Running and biking are great forms of cardio when getting fit, but if you really want long-lasting fat loss, reach for those dumbbells! According to a study from the University of Arizona, postmenopausal women who followed a progressive muscle and fitness strength-training program for six years prevented weight gain more so than those who did not. Even more interesting; those who performed the least amount of squats gained significantly more weight than those who adhered to the exercise over six years. While this study targeted women only, everyone can find health and fitness benefits in resistance training.
The benefits of putting your fitness first by doing resistance muscle and fitness training are endless. Resistance training increases bone mineral density, which slowly decreases as we age. It improves strength and mobility for sports and activities of daily living, lowers blood pressure, and most importantly, increases lean muscle mass and decreases body fat. For your overall muscle and fitness health, it’s an absolute must. Decreasing body fat can help reduce your risk of other weight-related chronic diseases while an increase in lean mass will in turn boost your metabolism, creating a lifetime of good health and fitness.
Now, what exactly do I mean by resistance and how much? Resistance can be body weight, resistance bands, suspension training, or good ol’ dumbbells and barbells. To achieve the ideal muscle and fitness physique, The American College of Sports Medicine recommends at least 2 days of resistance training per week, completing 8-12 repetitions of 8-10 different exercises. These recommendations complement cardiovascular exercise when getting fit, which should be completed 30 minutes per day, 5 days per week, for good health and fitness. This is a great place to start, but based on your goals the frequency and intensity of your resistance training sessions can be adjusted. Cardiovascular exercise should always be a component of your routine, but if you want to spend more time pumping iron than running, be sure to give your muscles time to recover allowing 48 hours between sessions working the same muscle groups.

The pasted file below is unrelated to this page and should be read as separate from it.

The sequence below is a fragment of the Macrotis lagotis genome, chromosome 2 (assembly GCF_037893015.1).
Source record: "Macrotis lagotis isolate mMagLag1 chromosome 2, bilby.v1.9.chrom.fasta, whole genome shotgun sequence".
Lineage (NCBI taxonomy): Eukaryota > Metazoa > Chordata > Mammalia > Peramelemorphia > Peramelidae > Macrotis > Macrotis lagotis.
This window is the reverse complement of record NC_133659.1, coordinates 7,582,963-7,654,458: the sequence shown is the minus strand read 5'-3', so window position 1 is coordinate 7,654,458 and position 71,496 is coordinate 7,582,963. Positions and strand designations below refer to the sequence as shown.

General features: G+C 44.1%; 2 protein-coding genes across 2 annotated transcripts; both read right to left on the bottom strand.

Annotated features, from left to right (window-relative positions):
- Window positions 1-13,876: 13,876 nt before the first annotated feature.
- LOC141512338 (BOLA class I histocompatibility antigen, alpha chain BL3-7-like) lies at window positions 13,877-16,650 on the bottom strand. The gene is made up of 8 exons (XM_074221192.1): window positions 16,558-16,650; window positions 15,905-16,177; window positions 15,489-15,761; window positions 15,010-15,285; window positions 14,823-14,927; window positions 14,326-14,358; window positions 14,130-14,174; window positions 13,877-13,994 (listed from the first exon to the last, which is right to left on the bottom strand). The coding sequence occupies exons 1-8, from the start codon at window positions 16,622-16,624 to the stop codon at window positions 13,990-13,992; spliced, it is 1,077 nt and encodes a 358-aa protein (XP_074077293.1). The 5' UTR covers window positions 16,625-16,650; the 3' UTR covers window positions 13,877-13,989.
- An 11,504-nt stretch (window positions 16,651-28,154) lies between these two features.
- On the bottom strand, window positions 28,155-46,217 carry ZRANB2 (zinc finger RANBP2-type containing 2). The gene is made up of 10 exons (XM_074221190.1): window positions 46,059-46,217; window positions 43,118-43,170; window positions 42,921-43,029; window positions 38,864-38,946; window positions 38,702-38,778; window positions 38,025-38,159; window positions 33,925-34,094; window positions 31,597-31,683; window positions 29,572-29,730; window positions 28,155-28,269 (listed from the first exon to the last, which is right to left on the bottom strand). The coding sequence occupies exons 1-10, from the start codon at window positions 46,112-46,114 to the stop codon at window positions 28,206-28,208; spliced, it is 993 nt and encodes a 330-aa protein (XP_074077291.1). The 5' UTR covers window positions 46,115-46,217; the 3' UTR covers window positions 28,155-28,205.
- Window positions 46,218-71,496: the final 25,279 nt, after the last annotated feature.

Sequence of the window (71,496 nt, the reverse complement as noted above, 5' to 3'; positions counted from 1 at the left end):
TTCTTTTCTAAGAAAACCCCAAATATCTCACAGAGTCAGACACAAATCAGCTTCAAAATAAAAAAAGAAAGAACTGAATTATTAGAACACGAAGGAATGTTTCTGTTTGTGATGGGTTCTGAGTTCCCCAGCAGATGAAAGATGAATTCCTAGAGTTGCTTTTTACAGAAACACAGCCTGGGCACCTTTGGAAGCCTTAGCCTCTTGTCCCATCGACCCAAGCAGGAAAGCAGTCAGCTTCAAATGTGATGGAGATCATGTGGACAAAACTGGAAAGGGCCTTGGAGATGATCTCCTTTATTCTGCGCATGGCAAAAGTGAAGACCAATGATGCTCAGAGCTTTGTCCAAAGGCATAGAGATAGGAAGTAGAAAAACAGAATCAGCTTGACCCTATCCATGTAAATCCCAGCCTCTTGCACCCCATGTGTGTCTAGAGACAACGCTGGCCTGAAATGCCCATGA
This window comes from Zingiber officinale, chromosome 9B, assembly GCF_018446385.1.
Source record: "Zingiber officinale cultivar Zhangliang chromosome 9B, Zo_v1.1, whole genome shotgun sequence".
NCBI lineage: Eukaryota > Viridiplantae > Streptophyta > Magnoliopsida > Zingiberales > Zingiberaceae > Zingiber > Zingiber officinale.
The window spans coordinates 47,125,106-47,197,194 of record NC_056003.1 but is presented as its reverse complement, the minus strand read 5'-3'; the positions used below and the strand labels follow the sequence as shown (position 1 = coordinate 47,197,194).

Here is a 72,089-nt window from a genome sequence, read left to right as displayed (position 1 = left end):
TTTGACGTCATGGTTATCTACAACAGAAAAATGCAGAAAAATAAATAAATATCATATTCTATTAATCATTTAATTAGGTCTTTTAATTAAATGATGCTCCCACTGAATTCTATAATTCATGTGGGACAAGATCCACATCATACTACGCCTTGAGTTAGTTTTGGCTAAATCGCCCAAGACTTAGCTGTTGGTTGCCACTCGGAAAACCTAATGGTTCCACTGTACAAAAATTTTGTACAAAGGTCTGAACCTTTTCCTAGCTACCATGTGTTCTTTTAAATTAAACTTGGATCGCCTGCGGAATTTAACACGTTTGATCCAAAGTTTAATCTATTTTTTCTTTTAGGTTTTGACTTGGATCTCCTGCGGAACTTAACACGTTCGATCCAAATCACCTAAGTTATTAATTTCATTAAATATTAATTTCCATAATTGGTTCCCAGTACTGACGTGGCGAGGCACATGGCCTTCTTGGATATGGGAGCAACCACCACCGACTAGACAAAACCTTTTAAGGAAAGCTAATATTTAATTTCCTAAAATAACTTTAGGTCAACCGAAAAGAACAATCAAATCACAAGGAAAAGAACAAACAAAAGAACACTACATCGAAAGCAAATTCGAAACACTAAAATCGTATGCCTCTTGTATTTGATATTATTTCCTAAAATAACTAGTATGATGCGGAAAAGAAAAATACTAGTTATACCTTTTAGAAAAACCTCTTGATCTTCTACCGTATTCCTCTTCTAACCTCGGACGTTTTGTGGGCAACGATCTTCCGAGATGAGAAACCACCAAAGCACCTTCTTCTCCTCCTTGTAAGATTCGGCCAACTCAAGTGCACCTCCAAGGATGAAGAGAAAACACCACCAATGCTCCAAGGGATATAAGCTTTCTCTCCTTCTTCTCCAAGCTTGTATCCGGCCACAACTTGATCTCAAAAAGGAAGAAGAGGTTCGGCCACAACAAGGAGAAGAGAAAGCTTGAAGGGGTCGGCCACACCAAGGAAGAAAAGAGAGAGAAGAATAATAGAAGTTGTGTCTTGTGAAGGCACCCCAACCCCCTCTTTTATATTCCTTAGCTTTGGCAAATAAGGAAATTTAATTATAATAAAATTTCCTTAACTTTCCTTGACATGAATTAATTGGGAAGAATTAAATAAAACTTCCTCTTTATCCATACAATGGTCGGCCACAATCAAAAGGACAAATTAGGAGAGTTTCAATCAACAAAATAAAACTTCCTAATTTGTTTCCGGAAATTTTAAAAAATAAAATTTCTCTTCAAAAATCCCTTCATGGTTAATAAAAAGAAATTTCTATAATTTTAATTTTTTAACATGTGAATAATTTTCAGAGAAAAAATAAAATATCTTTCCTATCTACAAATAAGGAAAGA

Next time you’re at the gym getting fit and staying healthy, grab those dumbbells and start building those muscles. In the end your muscle and fitness regimen will give you the body you’ve always wanted and the confidence that goes with it.
Disclaimer: Before starting any new exercise program, talk with your doctor. If you have questions on how to complete new exercises, look into getting a personal trainer to show you the ropes. For more health and fitness tips from Andrea Cota email her directly at email@example.com. She is also available for fitness consultations, private and small group training sessions.